Newspaper article International Herald Tribune

N. Ireland on Guard for Clashes ; Police Chief Calls on Units from Abroad for Start of Annual Marching Season

Newspaper article International Herald Tribune

N. Ireland on Guard for Clashes ; Police Chief Calls on Units from Abroad for Start of Annual Marching Season

Article excerpt

The police chief has drafted 630 reinforcements from Scotland, Wales and England amid fears of sectarian rioting as Protestants are set to display their continued opposition to Irish nationalist aspirations.

Prompted by mounting fears over the prospect of widespread sectarian rioting this weekend, the Northern Ireland police chief has taken the unusual step of drafting in hundreds of reinforcements from Scotland, Wales and England to help local officers.

It is the first time since the British Army withdrew from the streets in July 2007 that the authorities have turned to outsiders for policing help.

This weekend marks the high point in the Orange Order calendar, during which hundreds of thousands of Protestants take to the streets to celebrate historic victories and to display their continued opposition to Irish nationalist aspirations.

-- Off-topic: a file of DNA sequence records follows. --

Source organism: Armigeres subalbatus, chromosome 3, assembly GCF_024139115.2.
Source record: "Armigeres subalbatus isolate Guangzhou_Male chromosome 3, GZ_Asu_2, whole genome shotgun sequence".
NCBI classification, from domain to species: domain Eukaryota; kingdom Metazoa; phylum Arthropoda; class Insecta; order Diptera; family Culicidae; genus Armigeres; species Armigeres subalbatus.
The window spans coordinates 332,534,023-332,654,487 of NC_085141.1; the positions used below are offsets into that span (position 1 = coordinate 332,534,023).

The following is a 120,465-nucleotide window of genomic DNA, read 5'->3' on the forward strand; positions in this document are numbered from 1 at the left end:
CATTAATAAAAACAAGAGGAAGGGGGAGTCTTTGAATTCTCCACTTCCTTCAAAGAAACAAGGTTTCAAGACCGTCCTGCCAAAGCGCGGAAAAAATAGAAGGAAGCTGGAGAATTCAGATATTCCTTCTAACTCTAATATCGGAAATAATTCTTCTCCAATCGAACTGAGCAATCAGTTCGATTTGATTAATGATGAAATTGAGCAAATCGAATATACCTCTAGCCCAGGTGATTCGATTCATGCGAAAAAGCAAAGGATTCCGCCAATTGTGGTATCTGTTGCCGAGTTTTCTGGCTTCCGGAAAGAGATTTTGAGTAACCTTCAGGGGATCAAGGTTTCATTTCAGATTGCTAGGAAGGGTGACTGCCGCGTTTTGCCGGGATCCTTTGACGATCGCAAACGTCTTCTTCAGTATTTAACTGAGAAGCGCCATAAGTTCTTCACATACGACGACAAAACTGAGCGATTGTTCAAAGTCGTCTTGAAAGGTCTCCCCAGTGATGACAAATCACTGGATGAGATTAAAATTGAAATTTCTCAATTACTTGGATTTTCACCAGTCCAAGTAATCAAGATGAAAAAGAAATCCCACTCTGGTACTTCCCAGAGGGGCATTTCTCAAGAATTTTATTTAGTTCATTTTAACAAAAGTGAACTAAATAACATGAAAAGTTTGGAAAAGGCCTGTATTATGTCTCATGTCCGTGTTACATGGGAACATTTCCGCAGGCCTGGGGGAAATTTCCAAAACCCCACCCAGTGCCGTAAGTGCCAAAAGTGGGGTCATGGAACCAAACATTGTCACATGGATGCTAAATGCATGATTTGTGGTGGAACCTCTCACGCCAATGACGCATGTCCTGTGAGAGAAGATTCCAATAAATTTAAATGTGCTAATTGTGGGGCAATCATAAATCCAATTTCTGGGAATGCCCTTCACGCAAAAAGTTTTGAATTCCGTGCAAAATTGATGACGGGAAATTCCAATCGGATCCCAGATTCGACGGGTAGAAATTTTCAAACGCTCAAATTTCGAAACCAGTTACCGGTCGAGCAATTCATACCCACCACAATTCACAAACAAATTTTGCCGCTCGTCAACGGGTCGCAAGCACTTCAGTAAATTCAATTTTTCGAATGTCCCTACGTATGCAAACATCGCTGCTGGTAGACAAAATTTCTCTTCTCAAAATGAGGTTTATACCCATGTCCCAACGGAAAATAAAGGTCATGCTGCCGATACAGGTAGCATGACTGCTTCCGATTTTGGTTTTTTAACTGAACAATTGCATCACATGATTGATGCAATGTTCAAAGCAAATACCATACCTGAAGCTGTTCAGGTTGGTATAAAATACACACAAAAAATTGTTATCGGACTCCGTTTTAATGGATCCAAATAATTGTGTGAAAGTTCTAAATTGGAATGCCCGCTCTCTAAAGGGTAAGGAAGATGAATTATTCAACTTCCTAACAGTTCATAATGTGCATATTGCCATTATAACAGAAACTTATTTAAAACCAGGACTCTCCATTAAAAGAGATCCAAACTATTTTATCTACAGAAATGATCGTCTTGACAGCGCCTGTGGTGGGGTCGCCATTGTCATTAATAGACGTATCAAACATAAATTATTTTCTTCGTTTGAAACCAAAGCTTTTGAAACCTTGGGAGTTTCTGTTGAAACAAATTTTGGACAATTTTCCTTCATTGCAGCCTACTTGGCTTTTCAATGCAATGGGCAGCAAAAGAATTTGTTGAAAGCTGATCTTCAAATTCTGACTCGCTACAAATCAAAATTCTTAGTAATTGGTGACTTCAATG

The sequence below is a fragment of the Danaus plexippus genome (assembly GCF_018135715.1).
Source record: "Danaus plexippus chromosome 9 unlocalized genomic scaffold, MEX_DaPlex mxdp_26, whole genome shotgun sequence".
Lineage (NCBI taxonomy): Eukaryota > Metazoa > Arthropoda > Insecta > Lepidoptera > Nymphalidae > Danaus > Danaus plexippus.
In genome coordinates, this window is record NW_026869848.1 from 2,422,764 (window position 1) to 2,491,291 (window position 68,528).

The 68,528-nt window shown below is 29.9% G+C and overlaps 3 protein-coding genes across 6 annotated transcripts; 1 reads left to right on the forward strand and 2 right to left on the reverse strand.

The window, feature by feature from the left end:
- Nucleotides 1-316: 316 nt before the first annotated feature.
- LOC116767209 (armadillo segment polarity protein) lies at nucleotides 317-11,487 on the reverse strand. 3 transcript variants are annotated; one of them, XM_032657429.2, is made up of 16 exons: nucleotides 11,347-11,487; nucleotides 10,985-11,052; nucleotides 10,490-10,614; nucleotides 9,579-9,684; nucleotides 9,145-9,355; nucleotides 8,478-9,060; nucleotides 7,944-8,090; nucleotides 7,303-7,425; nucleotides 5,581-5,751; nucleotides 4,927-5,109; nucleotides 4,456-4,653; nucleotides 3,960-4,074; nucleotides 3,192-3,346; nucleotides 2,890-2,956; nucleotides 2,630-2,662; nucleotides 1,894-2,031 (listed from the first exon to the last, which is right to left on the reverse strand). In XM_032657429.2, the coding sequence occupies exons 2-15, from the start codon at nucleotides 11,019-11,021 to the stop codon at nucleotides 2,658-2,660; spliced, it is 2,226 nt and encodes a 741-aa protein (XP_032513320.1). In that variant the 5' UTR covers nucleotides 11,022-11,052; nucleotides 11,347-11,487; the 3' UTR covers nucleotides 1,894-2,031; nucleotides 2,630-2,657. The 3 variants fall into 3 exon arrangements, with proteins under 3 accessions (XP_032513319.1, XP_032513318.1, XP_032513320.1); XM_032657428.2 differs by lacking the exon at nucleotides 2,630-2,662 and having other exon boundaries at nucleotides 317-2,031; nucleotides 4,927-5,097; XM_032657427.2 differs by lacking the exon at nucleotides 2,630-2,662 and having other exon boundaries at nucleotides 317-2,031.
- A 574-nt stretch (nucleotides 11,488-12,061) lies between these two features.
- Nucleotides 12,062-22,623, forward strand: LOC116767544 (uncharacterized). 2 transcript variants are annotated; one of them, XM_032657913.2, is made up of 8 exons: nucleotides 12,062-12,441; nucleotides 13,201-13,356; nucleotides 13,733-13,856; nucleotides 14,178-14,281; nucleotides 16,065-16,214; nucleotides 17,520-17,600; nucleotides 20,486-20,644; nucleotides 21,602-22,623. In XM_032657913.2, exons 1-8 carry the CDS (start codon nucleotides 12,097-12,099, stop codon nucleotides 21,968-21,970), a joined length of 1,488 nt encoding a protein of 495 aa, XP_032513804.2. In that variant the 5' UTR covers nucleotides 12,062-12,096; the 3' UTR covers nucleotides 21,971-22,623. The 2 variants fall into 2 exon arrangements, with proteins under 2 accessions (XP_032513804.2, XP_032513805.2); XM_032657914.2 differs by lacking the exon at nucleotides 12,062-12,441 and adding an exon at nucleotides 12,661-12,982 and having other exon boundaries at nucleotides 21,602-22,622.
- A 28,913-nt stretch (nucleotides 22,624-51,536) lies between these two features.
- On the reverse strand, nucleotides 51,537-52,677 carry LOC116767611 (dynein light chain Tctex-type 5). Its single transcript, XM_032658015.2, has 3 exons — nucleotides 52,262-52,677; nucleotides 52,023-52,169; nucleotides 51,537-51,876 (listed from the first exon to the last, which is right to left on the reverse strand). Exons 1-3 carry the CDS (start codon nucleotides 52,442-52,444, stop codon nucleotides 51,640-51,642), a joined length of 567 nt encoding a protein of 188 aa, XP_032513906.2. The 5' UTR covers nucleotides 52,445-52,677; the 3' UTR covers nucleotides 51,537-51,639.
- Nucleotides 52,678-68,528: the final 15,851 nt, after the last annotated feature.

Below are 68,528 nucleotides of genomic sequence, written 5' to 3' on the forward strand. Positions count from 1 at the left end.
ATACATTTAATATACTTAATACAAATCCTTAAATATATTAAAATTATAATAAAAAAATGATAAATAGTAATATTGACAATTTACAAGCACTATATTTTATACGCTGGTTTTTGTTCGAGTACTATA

All too often, the so-called marching season has sparked violent confrontations, particularly when the marchers, accompanied by flute bands playing martial tunes, insist on parading through nationalist areas, where their actions are considered triumphalist.

Announcing the drafting of 630 reinforcements, the police chief, Matt Baggott, branded it "a unique year" based on the sheer volume of marches expected to take place on Friday alone, the anniversary of the Battle of the Boyne in 1690, which cemented Protestant rule in Ireland for centuries.

"If you look at the scale -- 550 parades, we have 43 that are sensitive -- it would be remiss of me not to plan for every eventuality," he said. "This particular year I thought it was wise and the right thing to do to bring people over." The 30 units comprising 630 reinforcements have been trained in anti-riot tactics and most were previously deployed in the British province last month to deter unlawful protests during the G-8 summit meeting in County Fermanagh.

The Orange Order argues that the marching routes are traditional, and that any restriction is an infringement on their civil liberties as British citizens. The Parades Commission, an independent body formed in 1997 with a brief to arbitrate on divisive routes, has faced a near impossible task as every ruling lauded by one side is invariably condemned by the other. …

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